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When Frederick Law Olmsted came to Boston

Posted by Kevin Hartnett  November 21, 2013 11:04 AM

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In the late 1870s, New York’s loss was Boston’s gain: Frederick Law Olmsted, renowned for designing Central Park but then booted from the Big Apple, landed in Brookline. Over the next decade he’d set in motion the Emerald Necklace and transform the young field of landscape architecture.

A new volume of Olmsted’s papers details those momentous years. “The Papers of Frederick Law Olmsted: The Early Boston Years, 1882-1890,” is the eighth of nine planned volumes of Olmsted’s papers edited by Charles Beveridge and published by Johns Hopkins University Press. This one actually opens in 1878, when political infighting led to the elimination of Olmsted’s job as New York City's resident landscape architect . At the same time, officials in Boston were struggling to find a suitable proposal for restoring the Back Bay Fens (which Ideas wrote about in 2011). Olmsted swooped in with a plan and four years later, in 1882, he set up shop at 99 Warren Street in Brookline. The good work was just beginning.

“The Boston park system is the one where Olmsted’s ideas are the most fully developed,” says Ethan Carr of the University of Massachusetts, Amherst, who co-edited the volume. During the 1880s Olmsted designed the Back Bay Fens, Franklin Park, and the Muddy River Improvement as parts of the Emerald Necklace, the country’s first real parks system.

“Different types of parks connected by a parkway system,” says Carr, “that’s the essence of a modern urban park system. Some would be neighborhood playgrounds, some would be large rural landscapes like Franklin Park, and they’d all be connected by a parkway that emphasized pedestrians.”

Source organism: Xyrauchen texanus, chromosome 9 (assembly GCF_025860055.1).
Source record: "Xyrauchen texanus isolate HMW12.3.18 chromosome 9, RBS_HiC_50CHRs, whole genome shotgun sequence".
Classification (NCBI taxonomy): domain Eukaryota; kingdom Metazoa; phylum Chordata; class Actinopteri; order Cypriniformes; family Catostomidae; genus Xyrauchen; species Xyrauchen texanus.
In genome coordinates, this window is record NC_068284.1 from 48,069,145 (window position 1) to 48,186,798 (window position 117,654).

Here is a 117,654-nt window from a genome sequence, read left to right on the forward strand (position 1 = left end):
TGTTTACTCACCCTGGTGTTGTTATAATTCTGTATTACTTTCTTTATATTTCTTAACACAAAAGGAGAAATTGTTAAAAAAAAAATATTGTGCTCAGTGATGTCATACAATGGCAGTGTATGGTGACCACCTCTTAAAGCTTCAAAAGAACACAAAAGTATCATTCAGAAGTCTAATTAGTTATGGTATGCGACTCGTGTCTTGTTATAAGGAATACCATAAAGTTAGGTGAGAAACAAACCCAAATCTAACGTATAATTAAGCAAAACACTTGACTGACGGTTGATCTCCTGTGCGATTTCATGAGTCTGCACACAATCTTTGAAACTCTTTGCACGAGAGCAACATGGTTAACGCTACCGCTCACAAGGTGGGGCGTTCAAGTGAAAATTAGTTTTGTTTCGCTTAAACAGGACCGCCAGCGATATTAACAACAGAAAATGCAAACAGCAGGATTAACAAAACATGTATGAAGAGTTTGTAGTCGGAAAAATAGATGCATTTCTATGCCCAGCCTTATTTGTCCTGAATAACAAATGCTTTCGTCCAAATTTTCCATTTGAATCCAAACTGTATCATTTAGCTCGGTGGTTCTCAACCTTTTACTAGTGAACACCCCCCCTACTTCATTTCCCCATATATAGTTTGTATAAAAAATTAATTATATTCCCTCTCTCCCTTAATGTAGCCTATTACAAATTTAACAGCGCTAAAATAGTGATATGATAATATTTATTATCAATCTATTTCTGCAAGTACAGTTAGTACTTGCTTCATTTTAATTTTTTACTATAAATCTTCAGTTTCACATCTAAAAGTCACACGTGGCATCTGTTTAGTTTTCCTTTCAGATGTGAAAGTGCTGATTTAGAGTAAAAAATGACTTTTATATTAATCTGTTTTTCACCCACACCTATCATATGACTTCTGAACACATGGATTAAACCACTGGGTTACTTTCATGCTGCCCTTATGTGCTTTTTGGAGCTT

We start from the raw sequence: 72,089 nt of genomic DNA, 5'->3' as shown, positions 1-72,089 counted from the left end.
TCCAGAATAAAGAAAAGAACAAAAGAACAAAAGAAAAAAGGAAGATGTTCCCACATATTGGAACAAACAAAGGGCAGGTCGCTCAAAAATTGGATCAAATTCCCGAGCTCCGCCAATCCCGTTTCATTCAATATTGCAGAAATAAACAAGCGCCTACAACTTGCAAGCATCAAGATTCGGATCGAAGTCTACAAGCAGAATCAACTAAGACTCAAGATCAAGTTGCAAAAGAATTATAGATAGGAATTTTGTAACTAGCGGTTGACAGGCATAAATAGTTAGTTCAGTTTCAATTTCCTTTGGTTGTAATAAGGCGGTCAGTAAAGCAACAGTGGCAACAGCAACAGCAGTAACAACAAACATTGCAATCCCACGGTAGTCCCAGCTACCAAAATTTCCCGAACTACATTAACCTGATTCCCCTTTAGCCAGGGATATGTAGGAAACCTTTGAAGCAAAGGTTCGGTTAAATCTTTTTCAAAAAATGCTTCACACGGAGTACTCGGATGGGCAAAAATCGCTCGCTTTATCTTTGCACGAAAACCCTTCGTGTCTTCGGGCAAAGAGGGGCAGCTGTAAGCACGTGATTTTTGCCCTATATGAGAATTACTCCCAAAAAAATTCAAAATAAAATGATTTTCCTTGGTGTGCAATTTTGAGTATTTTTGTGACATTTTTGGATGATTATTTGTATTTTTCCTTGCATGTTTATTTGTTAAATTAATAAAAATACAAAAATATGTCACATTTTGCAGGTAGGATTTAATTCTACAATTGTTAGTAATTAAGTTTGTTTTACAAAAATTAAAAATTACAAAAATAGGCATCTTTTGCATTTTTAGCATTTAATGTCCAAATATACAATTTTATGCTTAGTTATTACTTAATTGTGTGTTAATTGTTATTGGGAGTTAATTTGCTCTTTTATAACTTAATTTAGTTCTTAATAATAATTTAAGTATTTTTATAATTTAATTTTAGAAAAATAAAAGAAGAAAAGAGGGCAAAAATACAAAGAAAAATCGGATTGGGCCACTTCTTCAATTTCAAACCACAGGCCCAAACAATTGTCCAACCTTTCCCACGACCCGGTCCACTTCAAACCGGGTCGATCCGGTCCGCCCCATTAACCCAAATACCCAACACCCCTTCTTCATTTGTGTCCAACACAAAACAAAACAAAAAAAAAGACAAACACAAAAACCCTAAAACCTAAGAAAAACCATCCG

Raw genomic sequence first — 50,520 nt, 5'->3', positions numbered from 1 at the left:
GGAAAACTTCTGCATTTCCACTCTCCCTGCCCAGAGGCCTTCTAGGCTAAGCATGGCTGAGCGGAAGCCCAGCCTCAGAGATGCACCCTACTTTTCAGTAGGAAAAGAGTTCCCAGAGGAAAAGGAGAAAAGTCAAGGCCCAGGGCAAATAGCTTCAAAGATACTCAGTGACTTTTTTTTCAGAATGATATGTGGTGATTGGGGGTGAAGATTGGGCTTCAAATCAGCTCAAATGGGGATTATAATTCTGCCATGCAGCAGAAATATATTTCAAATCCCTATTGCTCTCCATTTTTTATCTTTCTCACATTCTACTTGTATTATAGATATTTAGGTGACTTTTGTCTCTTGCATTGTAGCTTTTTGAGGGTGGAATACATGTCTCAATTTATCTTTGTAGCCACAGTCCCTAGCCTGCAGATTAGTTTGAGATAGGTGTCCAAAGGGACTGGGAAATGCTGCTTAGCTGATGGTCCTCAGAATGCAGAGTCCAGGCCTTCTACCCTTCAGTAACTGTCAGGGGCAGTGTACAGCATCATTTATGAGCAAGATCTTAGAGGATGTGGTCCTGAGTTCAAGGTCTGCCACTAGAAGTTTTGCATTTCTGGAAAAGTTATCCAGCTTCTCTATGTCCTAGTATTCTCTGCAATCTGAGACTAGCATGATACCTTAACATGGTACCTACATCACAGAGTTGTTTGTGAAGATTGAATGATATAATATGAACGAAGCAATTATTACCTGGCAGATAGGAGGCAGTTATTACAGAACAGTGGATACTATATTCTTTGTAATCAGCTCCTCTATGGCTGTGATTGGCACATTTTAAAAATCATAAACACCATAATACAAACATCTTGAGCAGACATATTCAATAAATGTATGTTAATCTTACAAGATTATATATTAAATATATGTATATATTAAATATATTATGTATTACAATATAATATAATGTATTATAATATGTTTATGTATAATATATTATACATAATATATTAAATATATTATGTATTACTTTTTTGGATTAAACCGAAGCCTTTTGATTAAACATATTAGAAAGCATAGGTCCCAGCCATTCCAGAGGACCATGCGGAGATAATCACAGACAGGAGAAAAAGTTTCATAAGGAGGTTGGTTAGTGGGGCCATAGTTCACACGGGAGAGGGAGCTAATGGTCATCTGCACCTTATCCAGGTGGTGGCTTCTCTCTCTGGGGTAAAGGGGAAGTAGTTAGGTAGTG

The letters, photographs, and drawings in the new volume are being used today to guide restoration projects in the Emerald Necklace, including a major restoration of the Muddy River Improvement by the Army Corps of Engineers.

They also shed light on something more academic: the birth of landscape architecture as a defined field and practice. Olmsted could have gone anywhere when he left New York, and he chose Boston because the city offered the best opportunity for intellectual collaboration. Out of his home in Brookline—known as Fairsted—Olmsted and his stepson, John Charles Olmsted, developed the first modern landscape architecture firm. Olmsted was also close friends with Charles Eliot, son of Harvard University president Charles William Eliot, and in 1900 Harvard opened the country’s first landscape architecture program.

There’s no clean way to separate ideas from events from ideas, but Olmsted’s Boston years do show how the two modify each other. There’s no Emerald Necklace without the provocation of an idea, and sometimes it takes a grand demonstration to motivate a new line of inquiry.

The General Plan for Franklin Park, 1885
Olmsted 1.jpg

Boylston Street Bridge in the Back Bay Fens, c. 1900
Olmsted 2.jpg

Back Bay Fens, 1895
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Playstead Overlook Shelter in Franklin Park, 1889
Olmsted 4.jpg

Images courtesy of the National Park Service, Frederick Law Olmsted National Historic Site.

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About brainiac Brainiac is the daily blog of the Globe's Sunday Ideas section, covering news and delights from the worlds of art, science, literature, history, design, and more. You can follow us on Twitter @GlobeIdeas.
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